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New Hampshire: Spots Of Red In Blue New England

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New Hampshire: Spots Of Red In Blue New England

New Hampshire: Spots Of Red In Blue New England

New Hampshire: Spots Of Red In Blue New England

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  • <iframe src="https://www.npr.org/player/embed/131038427/131038477" width="100%" height="290" frameborder="0" scrolling="no" title="NPR embedded audio player">
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The very blue region of New England has stayed mostly blue — except for in New Hampshire, where GOP candidates won the race for Senate and picked up seats in the House.

STEVE INSKEEP, host:

Let's come back East again. The very blue region of New England stayed mostly blue yesterday, except for New Hampshire. There, Republican candidates won the race for Senate and picked up two seats in Congress.

NPR's Tovia Smith reports.

TOVIA SMITH: Senate candidate Kelly Ayotte, dubbed one of the first mama grizzlies by Sarah Palin, says her victory over Democratic Congressman Paul Hodes sends Washington a message to change its big-spending ways.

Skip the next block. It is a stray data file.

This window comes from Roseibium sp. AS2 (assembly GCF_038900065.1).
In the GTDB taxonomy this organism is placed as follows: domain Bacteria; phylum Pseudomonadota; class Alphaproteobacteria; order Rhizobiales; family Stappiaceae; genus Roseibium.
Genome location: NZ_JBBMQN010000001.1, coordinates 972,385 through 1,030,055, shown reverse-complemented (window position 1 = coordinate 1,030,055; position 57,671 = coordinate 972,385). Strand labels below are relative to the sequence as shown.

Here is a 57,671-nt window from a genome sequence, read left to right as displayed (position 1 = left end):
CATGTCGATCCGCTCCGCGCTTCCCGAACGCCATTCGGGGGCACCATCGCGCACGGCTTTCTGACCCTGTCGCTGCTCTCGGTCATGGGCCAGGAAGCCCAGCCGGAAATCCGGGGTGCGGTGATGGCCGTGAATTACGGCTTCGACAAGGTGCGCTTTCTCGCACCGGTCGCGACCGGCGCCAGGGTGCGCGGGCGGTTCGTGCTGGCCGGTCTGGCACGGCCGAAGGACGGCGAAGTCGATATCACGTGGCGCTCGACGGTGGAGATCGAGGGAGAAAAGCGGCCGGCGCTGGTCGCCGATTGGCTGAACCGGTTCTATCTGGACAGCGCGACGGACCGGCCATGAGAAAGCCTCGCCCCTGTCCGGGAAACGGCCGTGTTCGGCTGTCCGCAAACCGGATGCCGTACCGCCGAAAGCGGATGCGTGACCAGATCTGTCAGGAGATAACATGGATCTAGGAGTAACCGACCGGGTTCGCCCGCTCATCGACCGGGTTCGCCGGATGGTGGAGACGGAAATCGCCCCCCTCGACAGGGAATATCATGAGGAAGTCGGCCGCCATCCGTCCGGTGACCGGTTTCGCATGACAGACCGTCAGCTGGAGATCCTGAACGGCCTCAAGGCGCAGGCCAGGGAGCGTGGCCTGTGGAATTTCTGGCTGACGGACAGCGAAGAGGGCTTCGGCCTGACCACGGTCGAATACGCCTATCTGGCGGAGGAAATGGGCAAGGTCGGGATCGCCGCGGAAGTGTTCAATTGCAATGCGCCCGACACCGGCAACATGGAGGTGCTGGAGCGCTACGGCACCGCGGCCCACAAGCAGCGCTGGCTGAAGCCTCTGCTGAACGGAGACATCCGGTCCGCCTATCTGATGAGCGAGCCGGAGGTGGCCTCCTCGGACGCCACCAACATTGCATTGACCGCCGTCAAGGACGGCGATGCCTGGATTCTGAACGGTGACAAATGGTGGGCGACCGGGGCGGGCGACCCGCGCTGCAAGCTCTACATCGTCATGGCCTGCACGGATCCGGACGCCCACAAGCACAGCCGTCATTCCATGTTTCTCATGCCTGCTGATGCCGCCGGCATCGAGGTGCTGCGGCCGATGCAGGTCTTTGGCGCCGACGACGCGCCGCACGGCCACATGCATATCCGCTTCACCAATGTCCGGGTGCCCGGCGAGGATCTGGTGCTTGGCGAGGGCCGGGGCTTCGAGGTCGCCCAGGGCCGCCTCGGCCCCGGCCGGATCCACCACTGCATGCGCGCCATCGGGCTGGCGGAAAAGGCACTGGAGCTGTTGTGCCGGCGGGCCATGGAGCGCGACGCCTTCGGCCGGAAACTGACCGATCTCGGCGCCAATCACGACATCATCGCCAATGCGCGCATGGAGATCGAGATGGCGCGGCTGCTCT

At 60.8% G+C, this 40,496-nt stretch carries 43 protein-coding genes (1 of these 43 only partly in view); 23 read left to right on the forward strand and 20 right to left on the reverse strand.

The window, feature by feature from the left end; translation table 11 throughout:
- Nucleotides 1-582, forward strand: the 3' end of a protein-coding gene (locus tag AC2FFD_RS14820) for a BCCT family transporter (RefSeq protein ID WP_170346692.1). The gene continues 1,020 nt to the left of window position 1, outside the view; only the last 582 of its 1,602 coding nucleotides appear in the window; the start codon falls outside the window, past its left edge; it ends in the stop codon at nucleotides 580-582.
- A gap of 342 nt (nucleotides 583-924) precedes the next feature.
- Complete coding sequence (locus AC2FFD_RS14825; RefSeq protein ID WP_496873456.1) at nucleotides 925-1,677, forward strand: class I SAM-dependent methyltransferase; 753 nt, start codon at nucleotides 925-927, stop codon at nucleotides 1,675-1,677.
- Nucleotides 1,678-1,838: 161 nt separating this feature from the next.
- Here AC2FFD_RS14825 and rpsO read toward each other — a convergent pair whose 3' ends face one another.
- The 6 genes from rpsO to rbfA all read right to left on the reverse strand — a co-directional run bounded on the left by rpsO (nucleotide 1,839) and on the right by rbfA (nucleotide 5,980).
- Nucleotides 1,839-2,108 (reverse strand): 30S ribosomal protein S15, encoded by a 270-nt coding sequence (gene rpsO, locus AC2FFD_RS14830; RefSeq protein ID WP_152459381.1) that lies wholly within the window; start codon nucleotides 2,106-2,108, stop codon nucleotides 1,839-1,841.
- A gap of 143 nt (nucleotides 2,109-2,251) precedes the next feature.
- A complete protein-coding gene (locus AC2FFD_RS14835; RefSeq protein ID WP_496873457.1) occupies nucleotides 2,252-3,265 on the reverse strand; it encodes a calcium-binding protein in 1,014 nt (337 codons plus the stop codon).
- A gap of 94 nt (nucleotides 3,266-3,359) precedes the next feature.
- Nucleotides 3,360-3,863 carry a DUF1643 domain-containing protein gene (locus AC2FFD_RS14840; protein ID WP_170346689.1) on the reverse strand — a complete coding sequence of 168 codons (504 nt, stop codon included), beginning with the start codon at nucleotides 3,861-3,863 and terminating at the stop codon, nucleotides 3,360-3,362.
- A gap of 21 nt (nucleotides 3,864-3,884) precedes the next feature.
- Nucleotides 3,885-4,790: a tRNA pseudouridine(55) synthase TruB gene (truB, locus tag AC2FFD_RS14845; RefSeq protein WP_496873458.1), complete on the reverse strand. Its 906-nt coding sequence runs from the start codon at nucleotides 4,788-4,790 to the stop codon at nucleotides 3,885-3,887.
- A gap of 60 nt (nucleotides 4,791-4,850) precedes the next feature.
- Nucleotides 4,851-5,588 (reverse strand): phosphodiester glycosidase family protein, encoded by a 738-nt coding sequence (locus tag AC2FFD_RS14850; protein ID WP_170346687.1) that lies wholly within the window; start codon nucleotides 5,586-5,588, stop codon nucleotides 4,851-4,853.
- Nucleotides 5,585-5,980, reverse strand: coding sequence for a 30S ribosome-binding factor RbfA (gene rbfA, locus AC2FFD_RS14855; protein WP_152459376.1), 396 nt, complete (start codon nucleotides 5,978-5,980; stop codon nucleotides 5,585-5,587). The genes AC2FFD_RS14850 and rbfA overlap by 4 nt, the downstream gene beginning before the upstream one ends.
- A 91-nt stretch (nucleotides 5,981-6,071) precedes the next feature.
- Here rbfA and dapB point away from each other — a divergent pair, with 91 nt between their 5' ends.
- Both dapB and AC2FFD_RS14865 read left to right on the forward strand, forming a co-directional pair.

Senator-elect KELLY AYOTTE (Republican, New Hampshire): The people of New Hampshire have spoken. We are taking our country back.

(Soundbite of applause, cheering)

SMITH: It was an exact reversal of the wave that swept Democrats into office four years ago. Last night, Republican Mayor Frank Guinta beat Democratic incumbent Carol Shea-Porter, and former GOP Congressman Charlie Bass reclaimed the seat he had lost.

Representative-elect CHARLIE BASS (Republican, New Hampshire): I think the voters of this state experimented with hope and change, and after four years of it, have decided that what New Hampshire has been for 234 years may be better.

SMITH: Indeed, many independent voters, like 68-year-old Mary McCaffrey(ph) from Concord, voted a straight Republican ticket.

Ms. MARY McCAFFREY: I went protest vote. In other words: Guys, wake up. I have to live on a budget. You're going to learn to live on a budget. And I'm just disgusted with it.

SMITH: Democratic Governor John Lynch managed to survive the anti-incumbent groundswell. He was re-elected to a fourth term, and remains popular - in part, some say - because he's made and kept a no-tax pledge.

Tovia Smith, NPR News, Concord, New Hampshire.

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